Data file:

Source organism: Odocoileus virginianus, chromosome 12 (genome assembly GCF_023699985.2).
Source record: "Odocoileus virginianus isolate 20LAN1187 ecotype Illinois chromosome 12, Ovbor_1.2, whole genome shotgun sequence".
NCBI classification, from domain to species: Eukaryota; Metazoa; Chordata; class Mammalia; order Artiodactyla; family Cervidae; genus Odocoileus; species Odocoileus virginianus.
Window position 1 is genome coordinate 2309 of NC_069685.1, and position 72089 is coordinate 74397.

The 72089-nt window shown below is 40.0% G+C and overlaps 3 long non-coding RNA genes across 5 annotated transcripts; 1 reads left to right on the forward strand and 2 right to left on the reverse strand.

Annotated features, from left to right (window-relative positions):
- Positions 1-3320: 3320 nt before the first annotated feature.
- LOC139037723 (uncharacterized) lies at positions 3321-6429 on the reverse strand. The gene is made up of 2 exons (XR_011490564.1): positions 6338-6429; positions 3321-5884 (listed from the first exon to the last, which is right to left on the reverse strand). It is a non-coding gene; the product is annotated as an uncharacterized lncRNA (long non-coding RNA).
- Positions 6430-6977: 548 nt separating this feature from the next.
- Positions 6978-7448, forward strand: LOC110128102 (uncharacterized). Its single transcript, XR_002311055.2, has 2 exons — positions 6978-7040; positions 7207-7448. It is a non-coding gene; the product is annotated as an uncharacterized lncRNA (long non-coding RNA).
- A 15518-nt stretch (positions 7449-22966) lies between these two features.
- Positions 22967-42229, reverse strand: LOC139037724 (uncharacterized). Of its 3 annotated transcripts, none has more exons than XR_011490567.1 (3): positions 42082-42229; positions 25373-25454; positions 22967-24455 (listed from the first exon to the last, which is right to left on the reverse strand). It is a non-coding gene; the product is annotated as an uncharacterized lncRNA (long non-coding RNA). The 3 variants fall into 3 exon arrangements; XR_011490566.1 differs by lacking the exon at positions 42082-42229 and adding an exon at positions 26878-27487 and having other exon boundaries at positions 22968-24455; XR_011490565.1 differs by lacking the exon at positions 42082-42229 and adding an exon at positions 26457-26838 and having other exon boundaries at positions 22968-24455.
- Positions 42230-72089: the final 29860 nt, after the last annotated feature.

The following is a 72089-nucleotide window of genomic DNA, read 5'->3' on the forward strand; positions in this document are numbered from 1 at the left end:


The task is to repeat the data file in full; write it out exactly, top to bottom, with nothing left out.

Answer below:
Source organism: Odocoileus virginianus, chromosome 12 (genome assembly GCF_023699985.2).
Source record: "Odocoileus virginianus isolate 20LAN1187 ecotype Illinois chromosome 12, Ovbor_1.2, whole genome shotgun sequence".
NCBI classification, from domain to species: Eukaryota; Metazoa; Chordata; class Mammalia; order Artiodactyla; family Cervidae; genus Odocoileus; species Odocoileus virginianus.
Window position 1 is genome coordinate 2309 of NC_069685.1, and position 72089 is coordinate 74397.

The 72089-nt window shown below is 40.0% G+C and overlaps 3 long non-coding RNA genes across 5 annotated transcripts; 1 reads left to right on the forward strand and 2 right to left on the reverse strand.

Annotated features, from left to right (window-relative positions):
- Positions 1-3320: 3320 nt before the first annotated feature.
- LOC139037723 (uncharacterized) lies at positions 3321-6429 on the reverse strand. The gene is made up of 2 exons (XR_011490564.1): positions 6338-6429; positions 3321-5884 (listed from the first exon to the last, which is right to left on the reverse strand). It is a non-coding gene; the product is annotated as an uncharacterized lncRNA (long non-coding RNA).
- Positions 6430-6977: 548 nt separating this feature from the next.
- Positions 6978-7448, forward strand: LOC110128102 (uncharacterized). Its single transcript, XR_002311055.2, has 2 exons — positions 6978-7040; positions 7207-7448. It is a non-coding gene; the product is annotated as an uncharacterized lncRNA (long non-coding RNA).
- A 15518-nt stretch (positions 7449-22966) lies between these two features.
- Positions 22967-42229, reverse strand: LOC139037724 (uncharacterized). Of its 3 annotated transcripts, none has more exons than XR_011490567.1 (3): positions 42082-42229; positions 25373-25454; positions 22967-24455 (listed from the first exon to the last, which is right to left on the reverse strand). It is a non-coding gene; the product is annotated as an uncharacterized lncRNA (long non-coding RNA). The 3 variants fall into 3 exon arrangements; XR_011490566.1 differs by lacking the exon at positions 42082-42229 and adding an exon at positions 26878-27487 and having other exon boundaries at positions 22968-24455; XR_011490565.1 differs by lacking the exon at positions 42082-42229 and adding an exon at positions 26457-26838 and having other exon boundaries at positions 22968-24455.
- Positions 42230-72089: the final 29860 nt, after the last annotated feature.

The following is a 72089-nucleotide window of genomic DNA, read 5'->3' on the forward strand; positions in this document are numbered from 1 at the left end: